Because of that, I would tend to approach this matter in a slightly different manner when dealing with rugby players. Fundamentally, performance is actually about what we do, not how we feel. So why not focus our attention on what we can do in the outside world, rather than how we are feeling on the inside. We are actually all contributing to a problematic emphasis on being pumped up, or feeling a certain way, relaxed etc.

This is because when we try to encourage players to feel more excited, or feel more relaxed we create a focus on feelings rather than behaviours. If we focus on “how we’re feeling” all the time, we are inadvertently encouraging a player to constantly keep track of, and wonder about how they are feeling. This is counter-intuitive to peak performance, because when we are performing our best, self-conscious thoughts don’t come up, we are completely immersed in what we are doing rather than worried about how we are feeling or evaluating how we are doing. And there is ample evidence for that. Now, certain states of arousal may definitely lead us to find that peak performance easier, however, it should be actions that lead us there, rather than thinking or talking ourselves into these.

So we could think about trying to encourage players to be better and better at getting themselves into the right “zone” of arousal or we could help them drop that struggle, and encourage players to focus on actions and behaviors that help the team. Team is crucial in that element also, having a whole focus on their own mind is going to create a team of self-focused individuals. Having a team of players who are task focused, rather than self-focused is the recipe for an ultimate level of performance.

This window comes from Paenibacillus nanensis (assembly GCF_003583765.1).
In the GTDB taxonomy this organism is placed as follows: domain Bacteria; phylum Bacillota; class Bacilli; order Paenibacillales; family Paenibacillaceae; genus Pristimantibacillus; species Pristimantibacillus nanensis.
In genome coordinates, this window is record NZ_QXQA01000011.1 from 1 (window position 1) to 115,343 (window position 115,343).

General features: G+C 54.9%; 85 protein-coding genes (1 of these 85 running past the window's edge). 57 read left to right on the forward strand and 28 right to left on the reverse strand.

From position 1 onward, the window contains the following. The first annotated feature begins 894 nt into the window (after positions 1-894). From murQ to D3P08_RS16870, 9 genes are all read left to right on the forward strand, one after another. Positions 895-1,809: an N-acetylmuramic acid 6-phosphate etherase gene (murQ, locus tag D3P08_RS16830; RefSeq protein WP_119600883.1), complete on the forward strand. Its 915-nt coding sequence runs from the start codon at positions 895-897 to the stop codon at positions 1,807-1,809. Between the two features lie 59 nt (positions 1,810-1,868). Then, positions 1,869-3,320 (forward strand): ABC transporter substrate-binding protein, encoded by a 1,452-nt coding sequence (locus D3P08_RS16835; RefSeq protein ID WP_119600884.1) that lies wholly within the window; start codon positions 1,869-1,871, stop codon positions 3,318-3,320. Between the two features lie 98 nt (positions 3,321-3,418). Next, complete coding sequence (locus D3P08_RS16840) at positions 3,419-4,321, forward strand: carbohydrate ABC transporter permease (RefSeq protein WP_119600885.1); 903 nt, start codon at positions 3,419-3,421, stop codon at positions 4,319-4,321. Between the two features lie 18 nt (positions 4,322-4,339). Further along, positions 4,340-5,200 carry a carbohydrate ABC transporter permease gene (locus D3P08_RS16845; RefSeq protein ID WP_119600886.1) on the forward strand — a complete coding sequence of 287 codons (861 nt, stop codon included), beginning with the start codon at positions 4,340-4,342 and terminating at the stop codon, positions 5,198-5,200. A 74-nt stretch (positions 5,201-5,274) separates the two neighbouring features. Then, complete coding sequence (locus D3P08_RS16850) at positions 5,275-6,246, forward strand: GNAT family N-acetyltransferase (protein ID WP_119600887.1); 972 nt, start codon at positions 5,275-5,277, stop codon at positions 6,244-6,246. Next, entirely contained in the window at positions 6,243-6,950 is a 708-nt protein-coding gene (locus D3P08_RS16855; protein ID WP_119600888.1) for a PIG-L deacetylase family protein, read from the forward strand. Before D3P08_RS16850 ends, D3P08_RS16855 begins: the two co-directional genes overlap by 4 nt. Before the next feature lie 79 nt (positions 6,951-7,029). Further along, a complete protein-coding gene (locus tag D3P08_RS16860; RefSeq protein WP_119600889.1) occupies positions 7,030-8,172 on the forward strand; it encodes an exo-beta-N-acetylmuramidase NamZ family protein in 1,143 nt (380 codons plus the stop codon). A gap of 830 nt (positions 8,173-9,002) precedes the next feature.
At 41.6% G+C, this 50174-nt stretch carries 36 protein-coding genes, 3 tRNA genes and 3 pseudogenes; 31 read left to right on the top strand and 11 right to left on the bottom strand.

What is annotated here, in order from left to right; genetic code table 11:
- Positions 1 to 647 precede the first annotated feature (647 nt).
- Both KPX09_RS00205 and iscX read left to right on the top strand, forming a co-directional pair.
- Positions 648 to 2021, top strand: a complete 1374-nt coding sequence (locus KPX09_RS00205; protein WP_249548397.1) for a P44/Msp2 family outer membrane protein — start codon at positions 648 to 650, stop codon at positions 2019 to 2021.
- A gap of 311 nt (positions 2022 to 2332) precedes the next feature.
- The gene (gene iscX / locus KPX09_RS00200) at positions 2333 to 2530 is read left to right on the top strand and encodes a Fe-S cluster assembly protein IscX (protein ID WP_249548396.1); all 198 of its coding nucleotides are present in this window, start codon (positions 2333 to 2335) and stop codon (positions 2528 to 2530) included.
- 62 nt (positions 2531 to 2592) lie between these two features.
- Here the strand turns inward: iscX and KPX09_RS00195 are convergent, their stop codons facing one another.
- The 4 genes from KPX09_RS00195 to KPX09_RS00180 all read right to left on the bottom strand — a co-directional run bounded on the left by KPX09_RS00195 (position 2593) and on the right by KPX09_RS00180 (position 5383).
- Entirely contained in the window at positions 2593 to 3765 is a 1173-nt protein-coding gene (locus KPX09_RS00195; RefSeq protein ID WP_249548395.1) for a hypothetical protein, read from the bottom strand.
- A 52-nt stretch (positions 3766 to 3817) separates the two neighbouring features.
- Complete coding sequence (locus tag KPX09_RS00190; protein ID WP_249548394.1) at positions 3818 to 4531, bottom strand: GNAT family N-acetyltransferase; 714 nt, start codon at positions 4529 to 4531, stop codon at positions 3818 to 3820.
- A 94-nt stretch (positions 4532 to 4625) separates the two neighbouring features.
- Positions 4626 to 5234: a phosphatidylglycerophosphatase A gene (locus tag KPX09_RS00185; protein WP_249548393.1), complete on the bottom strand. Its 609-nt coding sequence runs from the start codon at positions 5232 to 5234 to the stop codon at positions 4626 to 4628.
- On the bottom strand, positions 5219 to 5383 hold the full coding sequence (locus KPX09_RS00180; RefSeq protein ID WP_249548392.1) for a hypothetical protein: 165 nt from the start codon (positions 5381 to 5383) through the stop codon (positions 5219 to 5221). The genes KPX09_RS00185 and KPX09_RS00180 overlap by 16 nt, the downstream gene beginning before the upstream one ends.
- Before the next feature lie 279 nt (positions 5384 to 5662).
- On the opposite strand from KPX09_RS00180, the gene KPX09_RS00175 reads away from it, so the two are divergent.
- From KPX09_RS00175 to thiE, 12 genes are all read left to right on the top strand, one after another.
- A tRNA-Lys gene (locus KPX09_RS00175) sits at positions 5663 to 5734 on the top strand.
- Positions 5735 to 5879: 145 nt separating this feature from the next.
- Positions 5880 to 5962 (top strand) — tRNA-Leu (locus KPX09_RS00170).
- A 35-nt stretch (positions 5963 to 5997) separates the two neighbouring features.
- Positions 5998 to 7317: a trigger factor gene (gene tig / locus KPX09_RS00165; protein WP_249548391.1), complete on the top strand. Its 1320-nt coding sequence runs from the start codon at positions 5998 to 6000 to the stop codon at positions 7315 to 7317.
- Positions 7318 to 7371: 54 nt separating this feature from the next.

So pre-match, drop the focus on feelings and arousal states and as a coach help players focus on the tasks required. Task focus is the key to the best performances and self-focused athletes can get caught up in a civil war in their own mind, trying to fight themselves into the optimal zone. This isn’t ideal, especially when they have a pretty big fight going on, in the match itself.

• Some things to remember: yawning is a symptom of high arousal or anxiety. It occurs when your brain is requesting a need for more oxygen. So, don’t misinterpret that for being too relaxed.

• If the pep talk makes you feel better, make sure it’s about behaviours rather than feelings because we want to be talking about what we have to do, rather than how we have to feel.

• We win rugby games through positive actions, not positive feelings, so keep your focus on these and hopefully you’ll have less self-focused players and more team and task focused individuals.

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Zane works as a mental skills consultant with elite athletes at The Athlete Factory in Mount Maunganui, New Zealand. He is a former professional player (Tasman Makos 2006-2009) who has extensive experience in coaching and education. He has a Masters degree in Sport Psychology from John F Kennedy University and produced research on team performance under pressure in Rugby. Zane works as a mental skills coach with the Bay of Plenty Rugby Union.